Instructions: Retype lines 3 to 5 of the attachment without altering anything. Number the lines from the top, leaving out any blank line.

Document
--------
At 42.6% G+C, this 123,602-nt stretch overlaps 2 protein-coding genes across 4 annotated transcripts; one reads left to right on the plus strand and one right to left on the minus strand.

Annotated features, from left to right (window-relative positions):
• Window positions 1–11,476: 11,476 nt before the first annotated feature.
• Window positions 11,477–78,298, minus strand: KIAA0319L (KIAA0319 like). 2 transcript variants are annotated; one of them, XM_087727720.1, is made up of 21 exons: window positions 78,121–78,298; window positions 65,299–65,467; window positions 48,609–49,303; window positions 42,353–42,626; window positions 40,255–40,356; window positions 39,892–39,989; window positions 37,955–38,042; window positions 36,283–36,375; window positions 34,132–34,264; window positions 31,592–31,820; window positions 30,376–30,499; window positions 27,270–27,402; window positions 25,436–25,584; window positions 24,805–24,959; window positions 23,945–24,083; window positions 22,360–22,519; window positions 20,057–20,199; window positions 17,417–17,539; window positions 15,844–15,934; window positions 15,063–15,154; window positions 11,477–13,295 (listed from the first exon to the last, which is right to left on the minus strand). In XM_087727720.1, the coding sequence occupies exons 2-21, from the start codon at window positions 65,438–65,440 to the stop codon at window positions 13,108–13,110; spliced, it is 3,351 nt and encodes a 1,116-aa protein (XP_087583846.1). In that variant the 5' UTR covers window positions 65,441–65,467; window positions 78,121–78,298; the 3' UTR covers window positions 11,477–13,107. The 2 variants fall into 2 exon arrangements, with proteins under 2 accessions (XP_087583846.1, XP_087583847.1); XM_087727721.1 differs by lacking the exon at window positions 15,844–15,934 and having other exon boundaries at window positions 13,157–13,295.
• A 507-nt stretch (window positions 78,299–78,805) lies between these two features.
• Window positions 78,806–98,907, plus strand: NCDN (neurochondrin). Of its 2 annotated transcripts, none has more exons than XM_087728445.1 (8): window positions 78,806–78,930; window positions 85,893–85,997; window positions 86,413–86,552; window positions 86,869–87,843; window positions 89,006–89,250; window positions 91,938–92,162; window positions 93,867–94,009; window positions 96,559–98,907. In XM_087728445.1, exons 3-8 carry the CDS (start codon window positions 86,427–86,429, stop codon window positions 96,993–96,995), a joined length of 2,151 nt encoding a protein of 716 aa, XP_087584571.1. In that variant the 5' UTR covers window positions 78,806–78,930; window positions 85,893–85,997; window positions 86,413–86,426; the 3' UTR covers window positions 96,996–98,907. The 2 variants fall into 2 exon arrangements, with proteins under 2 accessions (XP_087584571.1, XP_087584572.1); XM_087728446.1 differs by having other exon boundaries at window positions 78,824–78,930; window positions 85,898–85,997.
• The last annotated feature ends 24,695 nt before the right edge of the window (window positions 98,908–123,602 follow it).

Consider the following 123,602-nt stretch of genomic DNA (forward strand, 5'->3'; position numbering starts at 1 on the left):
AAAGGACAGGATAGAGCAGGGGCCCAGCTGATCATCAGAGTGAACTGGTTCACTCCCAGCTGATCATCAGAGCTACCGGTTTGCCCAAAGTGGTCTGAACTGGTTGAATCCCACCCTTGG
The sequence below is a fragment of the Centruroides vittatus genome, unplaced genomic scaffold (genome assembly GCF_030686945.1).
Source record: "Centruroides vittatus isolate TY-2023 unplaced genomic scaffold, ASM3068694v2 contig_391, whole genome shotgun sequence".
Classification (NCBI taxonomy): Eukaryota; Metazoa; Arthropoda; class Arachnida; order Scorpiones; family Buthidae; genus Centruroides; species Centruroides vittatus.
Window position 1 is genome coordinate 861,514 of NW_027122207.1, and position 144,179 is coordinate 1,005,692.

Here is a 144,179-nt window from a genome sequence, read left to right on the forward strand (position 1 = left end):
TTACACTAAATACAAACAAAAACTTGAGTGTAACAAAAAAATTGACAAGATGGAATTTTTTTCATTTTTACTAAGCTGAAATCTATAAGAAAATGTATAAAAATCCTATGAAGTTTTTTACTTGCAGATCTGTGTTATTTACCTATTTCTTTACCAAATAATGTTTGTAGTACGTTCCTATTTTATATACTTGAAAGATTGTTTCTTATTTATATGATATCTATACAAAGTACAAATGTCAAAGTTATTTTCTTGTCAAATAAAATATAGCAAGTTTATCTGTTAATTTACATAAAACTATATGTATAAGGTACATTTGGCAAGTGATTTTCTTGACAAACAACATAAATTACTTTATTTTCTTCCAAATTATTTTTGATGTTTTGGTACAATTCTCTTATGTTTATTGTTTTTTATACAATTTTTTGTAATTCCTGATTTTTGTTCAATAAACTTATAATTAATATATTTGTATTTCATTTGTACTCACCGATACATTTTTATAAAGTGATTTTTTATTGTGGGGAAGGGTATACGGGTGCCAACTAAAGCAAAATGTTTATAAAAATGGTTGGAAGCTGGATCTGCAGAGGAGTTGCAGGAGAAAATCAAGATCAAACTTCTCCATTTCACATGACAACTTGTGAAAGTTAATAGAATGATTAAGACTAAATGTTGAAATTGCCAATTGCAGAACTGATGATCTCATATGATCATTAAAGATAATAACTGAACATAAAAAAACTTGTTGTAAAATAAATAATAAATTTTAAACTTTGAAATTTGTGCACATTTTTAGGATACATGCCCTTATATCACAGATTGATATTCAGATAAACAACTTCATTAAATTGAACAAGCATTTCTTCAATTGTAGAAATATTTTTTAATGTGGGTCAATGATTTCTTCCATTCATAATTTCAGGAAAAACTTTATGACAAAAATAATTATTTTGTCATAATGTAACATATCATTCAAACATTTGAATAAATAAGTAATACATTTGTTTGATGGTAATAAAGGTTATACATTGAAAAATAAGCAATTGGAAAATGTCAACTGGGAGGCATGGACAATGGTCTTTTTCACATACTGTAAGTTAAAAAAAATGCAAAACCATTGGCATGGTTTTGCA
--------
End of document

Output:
• Window positions 1–11,476: 11,476 nt before the first annotated feature.
• Window positions 11,477–78,298, minus strand: KIAA0319L (KIAA0319 like). 2 transcript variants are annotated; one of them, XM_087727720.1, is made up of 21 exons: window positions 78,121–78,298; window positions 65,299–65,467; window positions 48,609–49,303; window positions 42,353–42,626; window positions 40,255–40,356; window positions 39,892–39,989; window positions 37,955–38,042; window positions 36,283–36,375; window positions 34,132–34,264; window positions 31,592–31,820; window positions 30,376–30,499; window positions 27,270–27,402; window positions 25,436–25,584; window positions 24,805–24,959; window positions 23,945–24,083; window positions 22,360–22,519; window positions 20,057–20,199; window positions 17,417–17,539; window positions 15,844–15,934; window positions 15,063–15,154; window positions 11,477–13,295 (listed from the first exon to the last, which is right to left on the minus strand). In XM_087727720.1, the coding sequence occupies exons 2-21, from the start codon at window positions 65,438–65,440 to the stop codon at window positions 13,108–13,110; spliced, it is 3,351 nt and encodes a 1,116-aa protein (XP_087583846.1). In that variant the 5' UTR covers window positions 65,441–65,467; window positions 78,121–78,298; the 3' UTR covers window positions 11,477–13,107. The 2 variants fall into 2 exon arrangements, with proteins under 2 accessions (XP_087583846.1, XP_087583847.1); XM_087727721.1 differs by lacking the exon at window positions 15,844–15,934 and having other exon boundaries at window positions 13,157–13,295.
• A 507-nt stretch (window positions 78,299–78,805) lies between these two features.